Made correctly, Progressive Web Apps can look great across different platforms and provide excellent functionality. Google is the driving company behind PWAs, and it's a positive sign that more of their services are becoming PWAs. But using Google Photos just feels a bit off, almost as if a Google app has invaded my PC.
Using it raises some questions to me about PWAs and what their rise means to our old friend the native UWP app.
To open Google Photos, go to its webpage. What you can do with it from there depends on the browser you're using which we explain further in the review.
A wrapped webpage
While PWAs are at their core websites, a good one could fool the average user into thinking it was a natively built application for a platform. Twitter recently replaced their Windows 10 app with a PWA version of Twitter, and while there are some features still missing, the overall feel of Twitter isn't that different now that it's a PWA.
In contrast, Google Photos feels like it's just a webpage that if "installed" just removes the browser UI. It doesn't look awful, it scales when resized on your desktop and elements move around to fit your screen better, but it also feels a bit off. For example, the PWA has a 3x3 grid icon that opens up a flyout to other Google services. While it's expected that Google would make it easy to jump to other services, only one of the services in the flyout menu is a PWA (Google Maps), and they all just launch a browser page. It seems a bit odd to leave this here.
The biggest thing that sticks out to me is that Google Photos just didn't feel like it belongs on my Windows 10 PC. The design is very Google. It has icons and menus that will be extremely familiar to anyone on the Google ecosystem, but it sticks out like a sore thumb on Windows 10. This could be an inherent flaw in PWAs because they will share a look no matter where you open them, but it doesn't feel the same way when you use Twitter which fits right in on Windows. That could just be because Twitter doesn't have as distinct of a design as Google services but it's still very noticeable when using Google Photos.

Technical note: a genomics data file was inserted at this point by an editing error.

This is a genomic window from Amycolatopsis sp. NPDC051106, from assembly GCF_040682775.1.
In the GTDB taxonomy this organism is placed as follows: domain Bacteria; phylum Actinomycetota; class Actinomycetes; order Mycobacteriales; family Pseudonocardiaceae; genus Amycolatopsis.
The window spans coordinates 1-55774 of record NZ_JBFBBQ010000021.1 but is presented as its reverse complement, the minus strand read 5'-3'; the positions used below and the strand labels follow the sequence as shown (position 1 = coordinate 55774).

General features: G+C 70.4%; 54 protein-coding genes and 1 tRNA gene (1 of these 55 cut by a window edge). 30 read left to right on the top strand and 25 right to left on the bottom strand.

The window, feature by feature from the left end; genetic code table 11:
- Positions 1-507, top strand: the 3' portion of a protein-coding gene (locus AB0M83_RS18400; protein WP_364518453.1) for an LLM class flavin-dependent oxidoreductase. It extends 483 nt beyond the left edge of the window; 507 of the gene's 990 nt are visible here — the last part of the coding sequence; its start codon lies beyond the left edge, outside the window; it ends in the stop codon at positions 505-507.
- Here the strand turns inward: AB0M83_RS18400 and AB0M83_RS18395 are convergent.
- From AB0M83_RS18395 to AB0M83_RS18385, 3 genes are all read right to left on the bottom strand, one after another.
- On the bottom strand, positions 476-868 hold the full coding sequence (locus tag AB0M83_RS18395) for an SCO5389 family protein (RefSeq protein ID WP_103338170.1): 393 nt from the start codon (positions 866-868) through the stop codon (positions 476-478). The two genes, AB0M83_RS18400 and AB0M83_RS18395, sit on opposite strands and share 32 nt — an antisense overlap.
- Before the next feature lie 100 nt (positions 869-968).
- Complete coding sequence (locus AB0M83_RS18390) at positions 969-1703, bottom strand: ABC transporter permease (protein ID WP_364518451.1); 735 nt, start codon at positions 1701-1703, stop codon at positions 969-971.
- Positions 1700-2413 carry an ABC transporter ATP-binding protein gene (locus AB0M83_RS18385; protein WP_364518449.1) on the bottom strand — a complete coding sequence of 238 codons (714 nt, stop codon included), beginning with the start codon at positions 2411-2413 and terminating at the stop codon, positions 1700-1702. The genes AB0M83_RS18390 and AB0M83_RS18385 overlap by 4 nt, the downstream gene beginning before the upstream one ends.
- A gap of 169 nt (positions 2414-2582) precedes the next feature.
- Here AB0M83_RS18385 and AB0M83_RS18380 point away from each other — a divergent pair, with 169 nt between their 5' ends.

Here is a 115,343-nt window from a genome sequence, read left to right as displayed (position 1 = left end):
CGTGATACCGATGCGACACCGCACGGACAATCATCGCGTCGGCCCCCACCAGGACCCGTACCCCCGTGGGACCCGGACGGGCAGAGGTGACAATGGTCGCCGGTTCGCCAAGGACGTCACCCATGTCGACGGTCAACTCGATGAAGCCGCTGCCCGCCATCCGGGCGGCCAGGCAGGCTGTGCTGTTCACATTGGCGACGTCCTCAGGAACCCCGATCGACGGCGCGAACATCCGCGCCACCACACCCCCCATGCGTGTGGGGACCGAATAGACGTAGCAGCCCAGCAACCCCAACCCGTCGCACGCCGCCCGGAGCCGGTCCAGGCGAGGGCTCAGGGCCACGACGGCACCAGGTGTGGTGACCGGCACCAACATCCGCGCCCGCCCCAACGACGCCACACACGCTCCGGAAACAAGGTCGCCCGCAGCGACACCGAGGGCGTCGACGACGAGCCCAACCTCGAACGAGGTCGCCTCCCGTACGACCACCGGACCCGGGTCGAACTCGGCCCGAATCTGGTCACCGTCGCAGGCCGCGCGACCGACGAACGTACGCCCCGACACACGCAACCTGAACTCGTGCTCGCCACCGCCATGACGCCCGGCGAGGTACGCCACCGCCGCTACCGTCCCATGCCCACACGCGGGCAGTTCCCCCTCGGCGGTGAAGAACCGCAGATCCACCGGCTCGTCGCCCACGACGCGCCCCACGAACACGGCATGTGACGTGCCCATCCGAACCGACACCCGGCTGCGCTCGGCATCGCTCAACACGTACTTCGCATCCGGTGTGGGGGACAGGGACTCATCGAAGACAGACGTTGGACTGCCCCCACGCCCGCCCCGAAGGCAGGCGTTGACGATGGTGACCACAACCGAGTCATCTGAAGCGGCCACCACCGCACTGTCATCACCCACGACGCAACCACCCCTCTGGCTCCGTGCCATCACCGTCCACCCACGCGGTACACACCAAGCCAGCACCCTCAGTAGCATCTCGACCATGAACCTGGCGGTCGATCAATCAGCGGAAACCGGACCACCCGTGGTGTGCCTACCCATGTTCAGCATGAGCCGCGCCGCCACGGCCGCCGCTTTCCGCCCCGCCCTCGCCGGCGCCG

Google Photos also lacks some features of the Google Photos app that you can download on Android such as automatically uploading photos that you take. This limitation means less on a PC but is also a restriction that affects Google Photos overall. While the design will likely remain mostly the same, I think it's likely that as many features that can work on a PWA will arrive on Google's PWAs in the future. It's in the company's best interest for their PWAs to not look limited when it comes to features.
Due to a mixture of factors, "installing" Google Photos is a bit odd right now. It's important to remember that you can just go to Google Photos' website and use it in your browser, but if you want to open it as if it was its own application, you'll have to go through some steps.
First, you'll have to have Google Chrome. While you can pin websites from Microsoft Edge, it doesn't remove the browser UI and is really just an attractive shortcut from your Start Menu. Inside of Google Chrome, you can go to chrome://flags and enable service workers. This gives you the option to create a shortcut on your desktop to a browserless version of Google Photos.
Google Photos isn't in the Microsoft Store and requires a browser made by Google to get the best version of it. Hopefully, in the future, this won't be the case, and Google PWAs can feel more like they belong in Windows 10.
Don't get me wrong, I'd rather have every Google service look like I'm using a Chromebook on my PC than not be able to use them, but I can't help but miss my native UWP applications that feel like an extension of Windows 10.
Google Photos does a good job of presenting your photos, previewing videos, and looking back on your memories. Uploading is there and installing it does make it feel more like an app than a webpage.
It's difficult to review Google Photos through the lens of a Windows 10 user. It works well, and I think it's a good thing that it has been made into a PWA, but it does feel off if analyzed specifically as part of a Windows 10 experience.
- Makes it easy to look back at photos
- Supports uploading images and videos
- Can be "installed" to deliver a browserless experience
- Not available through the Microsoft Store
- Requires Google Chrome for the best experience
- Design sticks out on Windows 10
- Lacks auto-upload feature of mobile apps
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